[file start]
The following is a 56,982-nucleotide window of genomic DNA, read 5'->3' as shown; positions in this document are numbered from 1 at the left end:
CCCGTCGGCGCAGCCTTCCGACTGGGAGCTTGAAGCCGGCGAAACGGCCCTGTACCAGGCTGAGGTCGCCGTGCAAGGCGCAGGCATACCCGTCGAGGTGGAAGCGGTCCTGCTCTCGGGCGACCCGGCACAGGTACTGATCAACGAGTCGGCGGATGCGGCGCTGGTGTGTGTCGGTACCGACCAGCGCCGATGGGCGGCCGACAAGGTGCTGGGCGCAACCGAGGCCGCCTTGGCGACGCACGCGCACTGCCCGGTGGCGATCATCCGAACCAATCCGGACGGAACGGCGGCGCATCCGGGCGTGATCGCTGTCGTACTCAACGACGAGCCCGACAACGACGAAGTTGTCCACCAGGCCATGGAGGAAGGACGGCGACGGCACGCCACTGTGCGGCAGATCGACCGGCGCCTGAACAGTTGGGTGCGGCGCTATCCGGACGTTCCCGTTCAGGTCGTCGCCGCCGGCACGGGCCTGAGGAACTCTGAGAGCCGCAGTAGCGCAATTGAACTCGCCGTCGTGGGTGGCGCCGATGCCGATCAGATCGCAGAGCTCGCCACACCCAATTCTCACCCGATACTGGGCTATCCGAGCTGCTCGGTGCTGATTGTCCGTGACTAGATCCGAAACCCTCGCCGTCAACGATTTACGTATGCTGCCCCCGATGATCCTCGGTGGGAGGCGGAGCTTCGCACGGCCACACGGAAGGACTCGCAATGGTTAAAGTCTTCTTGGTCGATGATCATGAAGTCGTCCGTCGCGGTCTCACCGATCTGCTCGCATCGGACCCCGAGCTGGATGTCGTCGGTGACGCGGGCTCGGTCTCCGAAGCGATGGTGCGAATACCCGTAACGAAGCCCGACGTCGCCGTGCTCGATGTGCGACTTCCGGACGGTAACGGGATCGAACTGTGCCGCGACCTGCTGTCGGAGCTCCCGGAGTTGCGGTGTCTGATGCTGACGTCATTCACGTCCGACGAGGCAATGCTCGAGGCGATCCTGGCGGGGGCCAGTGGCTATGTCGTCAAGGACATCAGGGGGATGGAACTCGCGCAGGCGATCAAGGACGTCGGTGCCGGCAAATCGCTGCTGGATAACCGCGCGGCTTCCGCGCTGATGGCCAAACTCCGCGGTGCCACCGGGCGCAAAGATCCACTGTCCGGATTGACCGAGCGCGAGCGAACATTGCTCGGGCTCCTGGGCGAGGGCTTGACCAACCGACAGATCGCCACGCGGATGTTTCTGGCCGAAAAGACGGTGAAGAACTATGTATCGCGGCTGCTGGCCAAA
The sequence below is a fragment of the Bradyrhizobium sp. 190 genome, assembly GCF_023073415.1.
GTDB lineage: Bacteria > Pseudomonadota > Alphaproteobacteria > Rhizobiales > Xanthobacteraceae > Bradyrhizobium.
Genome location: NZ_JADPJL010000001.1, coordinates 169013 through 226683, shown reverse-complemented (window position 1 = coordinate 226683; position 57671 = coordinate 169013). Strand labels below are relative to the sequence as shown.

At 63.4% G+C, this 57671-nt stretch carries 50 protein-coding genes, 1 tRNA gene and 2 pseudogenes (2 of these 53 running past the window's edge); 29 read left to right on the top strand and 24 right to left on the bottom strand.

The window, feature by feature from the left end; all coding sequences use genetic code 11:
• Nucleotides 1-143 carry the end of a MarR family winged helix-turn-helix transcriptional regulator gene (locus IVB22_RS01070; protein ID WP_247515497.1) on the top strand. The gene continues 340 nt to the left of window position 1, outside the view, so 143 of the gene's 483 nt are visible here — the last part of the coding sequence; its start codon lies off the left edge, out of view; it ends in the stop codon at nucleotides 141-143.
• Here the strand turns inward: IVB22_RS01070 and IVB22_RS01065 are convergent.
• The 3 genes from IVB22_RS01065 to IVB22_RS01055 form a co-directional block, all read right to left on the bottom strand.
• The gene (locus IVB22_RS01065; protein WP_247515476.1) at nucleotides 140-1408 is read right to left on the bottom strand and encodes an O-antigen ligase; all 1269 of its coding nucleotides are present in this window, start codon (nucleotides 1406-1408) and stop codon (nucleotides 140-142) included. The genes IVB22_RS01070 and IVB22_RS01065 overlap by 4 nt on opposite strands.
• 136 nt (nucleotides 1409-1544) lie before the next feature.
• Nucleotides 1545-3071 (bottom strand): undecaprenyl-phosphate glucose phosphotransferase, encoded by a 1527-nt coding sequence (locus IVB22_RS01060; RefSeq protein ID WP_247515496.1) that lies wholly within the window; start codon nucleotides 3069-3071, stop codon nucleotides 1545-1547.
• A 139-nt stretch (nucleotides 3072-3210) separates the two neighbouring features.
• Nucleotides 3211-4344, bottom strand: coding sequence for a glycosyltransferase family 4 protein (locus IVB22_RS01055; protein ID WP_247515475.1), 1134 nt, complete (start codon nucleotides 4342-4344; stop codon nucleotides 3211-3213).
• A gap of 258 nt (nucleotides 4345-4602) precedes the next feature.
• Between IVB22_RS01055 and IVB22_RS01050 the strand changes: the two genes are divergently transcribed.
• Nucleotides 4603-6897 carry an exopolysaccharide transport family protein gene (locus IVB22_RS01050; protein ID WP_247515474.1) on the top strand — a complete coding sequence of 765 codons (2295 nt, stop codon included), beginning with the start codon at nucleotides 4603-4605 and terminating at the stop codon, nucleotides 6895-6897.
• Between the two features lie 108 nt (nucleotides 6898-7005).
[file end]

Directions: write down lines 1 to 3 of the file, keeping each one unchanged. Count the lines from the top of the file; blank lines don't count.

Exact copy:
The following is a 56,982-nucleotide window of genomic DNA, read 5'->3' as shown; positions in this document are numbered from 1 at the left end:
CCCGTCGGCGCAGCCTTCCGACTGGGAGCTTGAAGCCGGCGAAACGGCCCTGTACCAGGCTGAGGTCGCCGTGCAAGGCGCAGGCATACCCGTCGAGGTGGAAGCGGTCCTGCTCTCGGGCGACCCGGCACAGGTACTGATCAACGAGTCGGCGGATGCGGCGCTGGTGTGTGTCGGTACCGACCAGCGCCGATGGGCGGCCGACAAGGTGCTGGGCGCAACCGAGGCCGCCTTGGCGACGCACGCGCACTGCCCGGTGGCGATCATCCGAACCAATCCGGACGGAACGGCGGCGCATCCGGGCGTGATCGCTGTCGTACTCAACGACGAGCCCGACAACGACGAAGTTGTCCACCAGGCCATGGAGGAAGGACGGCGACGGCACGCCACTGTGCGGCAGATCGACCGGCGCCTGAACAGTTGGGTGCGGCGCTATCCGGACGTTCCCGTTCAGGTCGTCGCCGCCGGCACGGGCCTGAGGAACTCTGAGAGCCGCAGTAGCGCAATTGAACTCGCCGTCGTGGGTGGCGCCGATGCCGATCAGATCGCAGAGCTCGCCACACCCAATTCTCACCCGATACTGGGCTATCCGAGCTGCTCGGTGCTGATTGTCCGTGACTAGATCCGAAACCCTCGCCGTCAACGATTTACGTATGCTGCCCCCGATGATCCTCGGTGGGAGGCGGAGCTTCGCACGGCCACACGGAAGGACTCGCAATGGTTAAAGTCTTCTTGGTCGATGATCATGAAGTCGTCCGTCGCGGTCTCACCGATCTGCTCGCATCGGACCCCGAGCTGGATGTCGTCGGTGACGCGGGCTCGGTCTCCGAAGCGATGGTGCGAATACCCGTAACGAAGCCCGACGTCGCCGTGCTCGATGTGCGACTTCCGGACGGTAACGGGATCGAACTGTGCCGCGACCTGCTGTCGGAGCTCCCGGAGTTGCGGTGTCTGATGCTGACGTCATTCACGTCCGACGAGGCAATGCTCGAGGCGATCCTGGCGGGGGCCAGTGGCTATGTCGTCAAGGACATCAGGGGGATGGAACTCGCGCAGGCGATCAAGGACGTCGGTGCCGGCAAATCGCTGCTGGATAACCGCGCGGCTTCCGCGCTGATGGCCAAACTCCGCGGTGCCACCGGGCGCAAAGATCCACTGTCCGGATTGACCGAGCGCGAGCGAACATTGCTCGGGCTCCTGGGCGAGGGCTTGACCAACCGACAGATCGCCACGCGGATGTTTCTGGCCGAAAAGACGGTGAAGAACTATGTATCGCGGCTGCTGGCCAAA
The sequence below is a fragment of the Bradyrhizobium sp. 190 genome, assembly GCF_023073415.1.